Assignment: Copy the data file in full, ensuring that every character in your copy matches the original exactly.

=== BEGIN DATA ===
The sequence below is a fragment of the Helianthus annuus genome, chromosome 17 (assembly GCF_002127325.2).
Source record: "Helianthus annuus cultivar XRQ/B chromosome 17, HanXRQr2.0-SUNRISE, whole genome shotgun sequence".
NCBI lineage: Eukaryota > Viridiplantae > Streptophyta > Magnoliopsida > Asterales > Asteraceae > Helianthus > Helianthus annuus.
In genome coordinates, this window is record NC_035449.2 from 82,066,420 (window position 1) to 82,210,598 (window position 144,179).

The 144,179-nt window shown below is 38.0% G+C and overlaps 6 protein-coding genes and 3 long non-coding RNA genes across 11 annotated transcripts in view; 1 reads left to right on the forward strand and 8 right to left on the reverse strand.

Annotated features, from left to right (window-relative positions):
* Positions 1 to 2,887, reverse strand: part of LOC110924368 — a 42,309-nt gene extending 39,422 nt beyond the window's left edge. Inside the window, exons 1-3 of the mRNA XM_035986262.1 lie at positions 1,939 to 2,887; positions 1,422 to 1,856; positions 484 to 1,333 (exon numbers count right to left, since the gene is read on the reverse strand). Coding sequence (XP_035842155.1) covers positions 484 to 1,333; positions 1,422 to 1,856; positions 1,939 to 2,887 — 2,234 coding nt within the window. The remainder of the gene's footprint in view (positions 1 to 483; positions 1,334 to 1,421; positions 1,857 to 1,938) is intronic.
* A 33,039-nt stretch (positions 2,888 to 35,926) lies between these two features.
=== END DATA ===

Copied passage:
The sequence below is a fragment of the Helianthus annuus genome, chromosome 17 (assembly GCF_002127325.2).
Source record: "Helianthus annuus cultivar XRQ/B chromosome 17, HanXRQr2.0-SUNRISE, whole genome shotgun sequence".
NCBI lineage: Eukaryota > Viridiplantae > Streptophyta > Magnoliopsida > Asterales > Asteraceae > Helianthus > Helianthus annuus.
In genome coordinates, this window is record NC_035449.2 from 82,066,420 (window position 1) to 82,210,598 (window position 144,179).

The 144,179-nt window shown below is 38.0% G+C and overlaps 6 protein-coding genes and 3 long non-coding RNA genes across 11 annotated transcripts in view; 1 reads left to right on the forward strand and 8 right to left on the reverse strand.

Annotated features, from left to right (window-relative positions):
* Positions 1 to 2,887, reverse strand: part of LOC110924368 — a 42,309-nt gene extending 39,422 nt beyond the window's left edge. Inside the window, exons 1-3 of the mRNA XM_035986262.1 lie at positions 1,939 to 2,887; positions 1,422 to 1,856; positions 484 to 1,333 (exon numbers count right to left, since the gene is read on the reverse strand). Coding sequence (XP_035842155.1) covers positions 484 to 1,333; positions 1,422 to 1,856; positions 1,939 to 2,887 — 2,234 coding nt within the window. The remainder of the gene's footprint in view (positions 1 to 483; positions 1,334 to 1,421; positions 1,857 to 1,938) is intronic.
* A 33,039-nt stretch (positions 2,888 to 35,926) lies between these two features.